We need to talk about Sundays.
Unless I'm disgustingly hungover, I usually wake up feeling pretty great on Sunday mornings. Just like the morning before, I don't have anything to do or anywhere to be.
I can pull the covers back over my head and sink into my bed for a few more hours. I can lace up my sneakers and go for a run without worrying about being late for work. On Sunday mornings during the winter, I love brewing a huge pot of coffee, lighting candles and curling up on the couch with a novel for a few hours.
Then, I leisurely make breakfast and drink more coffee before heading out to meet up with a friend or take a yoga class.
Up until this point, Sundays are really top-notch days.
But around 5 pm, something starts to shift. I start to feel vaguely anxious. "What's up with the weekend only being two days?" I think to myself.
Then, a million thoughts start to flood my brain, and none of them are good.
Sound familiar? Even if you're lucky enough to not hate your job -- and, by the way, I don't -- Sunday nights are rough. In fact, 76 percent of people in a 2016 Monster survey reported suffering from the "Sunday Night Blues."
Here's what's going on.
You know that sad, let-down feeling you get at the end of a really great vacation? A mini version of that basically happens every single Sunday night.
Here's the thing: A lot of the happiness you get out of a vacation comes from the anticipation, and the same can be said for weekends.
Think about how happy you feel on Friday mornings when you still have full workdays ahead of you; you always have some awesome plans for the weekend, even if those plans are just sleeping and eating (hey, sounds pretty awesome if you ask me). You're full of anticipation.
On Sunday nights, you come down from your "I'm free!" high, and all you're anticipating is being chained to your desk, waking up too early and combing through mountains of emails. Freedom never felt more far away.
On top of that, you're not really doing anything on Sunday nights. Most people leave those nights open to relax before the long weeks ahead, but that may be a mistake.
As Steven Meyers, a professor of psychology at Roosevelt University explained to Huffington Post,
By the time you're sitting at your desk drinking coffee and doing your work on Monday morning, all your anxious Sunday-night thoughts will probably seem pretty irrational.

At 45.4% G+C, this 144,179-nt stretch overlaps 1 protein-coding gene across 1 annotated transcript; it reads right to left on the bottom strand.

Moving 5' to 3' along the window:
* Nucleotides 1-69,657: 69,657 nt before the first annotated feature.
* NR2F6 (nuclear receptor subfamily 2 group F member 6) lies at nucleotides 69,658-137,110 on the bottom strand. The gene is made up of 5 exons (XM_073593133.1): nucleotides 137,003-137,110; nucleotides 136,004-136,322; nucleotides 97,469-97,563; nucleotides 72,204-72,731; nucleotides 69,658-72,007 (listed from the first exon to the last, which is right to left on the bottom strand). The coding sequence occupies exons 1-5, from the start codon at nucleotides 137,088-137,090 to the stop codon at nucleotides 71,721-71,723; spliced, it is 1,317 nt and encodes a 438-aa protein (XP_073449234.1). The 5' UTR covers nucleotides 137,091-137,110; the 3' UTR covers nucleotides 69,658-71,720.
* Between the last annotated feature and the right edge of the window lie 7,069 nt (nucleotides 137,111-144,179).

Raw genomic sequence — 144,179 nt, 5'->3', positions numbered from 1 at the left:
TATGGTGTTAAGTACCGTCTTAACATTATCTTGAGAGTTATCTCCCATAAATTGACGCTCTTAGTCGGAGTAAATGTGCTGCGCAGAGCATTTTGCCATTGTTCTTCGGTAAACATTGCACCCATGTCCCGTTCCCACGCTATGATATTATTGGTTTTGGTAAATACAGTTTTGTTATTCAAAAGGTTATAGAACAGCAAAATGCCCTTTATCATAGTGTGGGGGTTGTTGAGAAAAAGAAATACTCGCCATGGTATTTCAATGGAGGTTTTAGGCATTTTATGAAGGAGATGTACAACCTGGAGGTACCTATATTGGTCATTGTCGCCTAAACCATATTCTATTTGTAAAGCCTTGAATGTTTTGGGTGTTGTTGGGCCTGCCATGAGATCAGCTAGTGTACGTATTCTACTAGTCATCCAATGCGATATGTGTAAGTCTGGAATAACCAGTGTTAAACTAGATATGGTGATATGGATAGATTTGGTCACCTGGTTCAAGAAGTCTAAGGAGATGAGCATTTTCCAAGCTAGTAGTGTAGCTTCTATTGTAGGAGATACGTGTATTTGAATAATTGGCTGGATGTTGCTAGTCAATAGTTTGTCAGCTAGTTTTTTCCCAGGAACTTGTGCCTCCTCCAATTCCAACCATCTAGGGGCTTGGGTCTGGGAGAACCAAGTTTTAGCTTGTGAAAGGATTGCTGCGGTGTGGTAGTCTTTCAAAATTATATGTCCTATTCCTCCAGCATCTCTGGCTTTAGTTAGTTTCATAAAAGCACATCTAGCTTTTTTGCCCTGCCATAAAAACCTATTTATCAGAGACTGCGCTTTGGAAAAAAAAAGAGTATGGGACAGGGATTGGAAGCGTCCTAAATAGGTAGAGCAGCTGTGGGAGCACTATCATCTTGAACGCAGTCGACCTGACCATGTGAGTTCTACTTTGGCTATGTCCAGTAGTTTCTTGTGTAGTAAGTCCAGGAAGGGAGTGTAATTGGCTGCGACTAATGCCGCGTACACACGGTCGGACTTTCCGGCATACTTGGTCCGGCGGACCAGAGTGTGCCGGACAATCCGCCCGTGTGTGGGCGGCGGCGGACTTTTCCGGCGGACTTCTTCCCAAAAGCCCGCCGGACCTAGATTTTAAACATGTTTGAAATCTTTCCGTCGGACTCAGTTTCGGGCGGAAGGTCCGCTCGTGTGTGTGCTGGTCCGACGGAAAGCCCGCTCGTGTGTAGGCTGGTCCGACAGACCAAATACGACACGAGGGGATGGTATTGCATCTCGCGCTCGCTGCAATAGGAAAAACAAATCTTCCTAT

Sunday night sadness and anxiety may be common, but you don't have to live with them.
Here's what you can do.
One ridiculously easy way to bust Sunday-night anxiety is to take on whatever you're anxious about.
If you can't stop thinking about how many emails are waiting for you in your inbox, start reading, organizing and replying to them.
If you feel like you have way too much to do in the week ahead -- whether it's work- or life-related -- start making lists. Set specific days and times for your tasks, and actually do some of them on Sunday night if you can.
If the very thought of cutting your weekend short like that makes you depressed, just spend Sunday night distracting yourself, taking care of yourself and pretending it's not Sunday night.
Ask your best friend if she wants to grab a glass of wine with you (but just one! There's nothing worse than being hungover on Monday morning) or make a date night with your SO. If you want to keep it chill, do something crazy relaxing like take a bath, light candles and meditate or take a late yoga class.
Last but not least, your week really is what you make of it. It doesn't have to be going to work, eating a sad desk lunch, going home, eating a sad TV dinner, going to sleep and doing it all again.
Make a fun plan for Wednesday night you'll truly look forward to, or make lunch plans with your favorite coworker.
And, trust me, Monday isn't so bad. You've survived it before.
So long, Sunday scaries.